Product and editorial teams at news media companies need to reach an understanding on their differences. Product is about bigger solutions, framework, and structure, according to INMA Product Initiative Lead Jodie Hopperton, whereas editorial by nature deals in immediacy and gut feelings.
In a Product Initiative Meet-Up on Wednesday, INMA members heard from two top product masters in the media world: John Kundert, chief product officer at Financial Times in the UK, and Karl Oskar Teien, director of product for Norway’s Aftenposten.
Talking with Hopperton, the two provided insight into how their respective media companies handle the sometimes delicate relationship between editorial and product departments.
Teien took attendees on a deep dive into the three ways Aftenposten “tries to” align editorial and product thinking. Teien says the product team was fielding far too many questions from the newsroom about things like podcast players on the home page and bigger teases for breaking news. This signaled to them they needed to get everyone on board with the goals of the product team.
“When you work on product, you have to take a stand and figure out what are the right things to prioritise and to what extent do you cater to those requests coming from the newsroom, and to what extent do you stick to the product strategy as you have drawn it up,” Teien said.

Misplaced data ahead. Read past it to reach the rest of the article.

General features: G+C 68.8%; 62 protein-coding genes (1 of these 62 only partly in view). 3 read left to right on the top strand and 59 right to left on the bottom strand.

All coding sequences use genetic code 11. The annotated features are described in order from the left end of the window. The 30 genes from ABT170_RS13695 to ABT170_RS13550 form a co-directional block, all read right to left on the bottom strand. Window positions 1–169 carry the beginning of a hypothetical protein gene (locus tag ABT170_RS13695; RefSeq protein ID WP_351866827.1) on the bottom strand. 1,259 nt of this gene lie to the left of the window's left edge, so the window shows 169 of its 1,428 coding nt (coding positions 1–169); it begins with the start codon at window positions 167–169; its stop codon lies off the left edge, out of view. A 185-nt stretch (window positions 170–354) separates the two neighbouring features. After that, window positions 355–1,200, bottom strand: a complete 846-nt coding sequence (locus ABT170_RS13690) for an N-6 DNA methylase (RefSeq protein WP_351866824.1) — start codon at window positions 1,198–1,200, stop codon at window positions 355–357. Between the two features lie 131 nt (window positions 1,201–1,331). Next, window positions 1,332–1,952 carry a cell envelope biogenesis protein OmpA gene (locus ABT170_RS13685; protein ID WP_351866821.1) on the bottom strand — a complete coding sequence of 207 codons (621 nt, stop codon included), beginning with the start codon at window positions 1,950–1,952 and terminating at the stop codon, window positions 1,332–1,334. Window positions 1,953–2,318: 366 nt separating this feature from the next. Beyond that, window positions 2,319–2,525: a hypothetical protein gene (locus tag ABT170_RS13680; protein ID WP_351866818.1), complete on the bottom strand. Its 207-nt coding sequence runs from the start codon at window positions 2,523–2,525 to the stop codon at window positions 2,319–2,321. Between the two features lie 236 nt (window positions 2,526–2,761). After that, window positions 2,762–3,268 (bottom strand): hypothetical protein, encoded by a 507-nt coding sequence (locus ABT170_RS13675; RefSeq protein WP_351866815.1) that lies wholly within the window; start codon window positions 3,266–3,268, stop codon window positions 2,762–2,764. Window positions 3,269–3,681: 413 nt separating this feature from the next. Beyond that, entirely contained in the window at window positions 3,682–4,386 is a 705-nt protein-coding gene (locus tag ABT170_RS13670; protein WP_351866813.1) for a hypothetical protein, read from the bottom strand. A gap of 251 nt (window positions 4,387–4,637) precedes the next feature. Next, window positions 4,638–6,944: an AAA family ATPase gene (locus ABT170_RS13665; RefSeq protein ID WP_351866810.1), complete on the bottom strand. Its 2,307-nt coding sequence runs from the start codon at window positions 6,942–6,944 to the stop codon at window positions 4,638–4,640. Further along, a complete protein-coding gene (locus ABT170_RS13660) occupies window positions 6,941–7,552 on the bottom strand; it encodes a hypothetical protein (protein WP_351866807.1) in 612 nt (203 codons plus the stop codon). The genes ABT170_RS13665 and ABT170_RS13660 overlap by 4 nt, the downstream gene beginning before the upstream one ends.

Aftenposten started building a three-pronged foundation in order to have good answers to the questions coming from the newsroom:
1. Establish a shared world view.
Here are the building blocks to determine whether everyone is thinking alike:
Problem diagnosis: Aftenposten’s problem was its product assumed the title had frequent visitors to its site. “The frequency of updating our front page, the sheer volume of articles, everything that we do seems to indicate that users come to us very often,” Teien said. “The fact is they don’t.”
Strategy: Aftenposten created a better product for low-frequency viewers. They wanted these users to get a good overview of their best journalism.
Success metrics: They did not measure success by pageviews or number of clicks. Their metric was daily active subscribers. “Do subscribers come back on a daily basis? Have they established that habit?” Teien asked. “That’s the best way of measuring if you’re delivering value.”
Teien urged getting buy-in on the diagnosis of the problem, strategy, and metrics instead of solutions or features, which are easier to work on later. If the end result is a solution that doesn’t solve the problem, the product team has failed.
2. Put your product into context.
Aftenposten’s strategy comes in three parts: growth, product, and content. The growth strategy focuses on user segments or types of users the company wants to grow. Product strategy works on user experience, and content strategy has a journalistic focus. Product and content strategies are designed to work together to answer this question: “What problems do we need to solve for the target segments identified in the growth strategy?”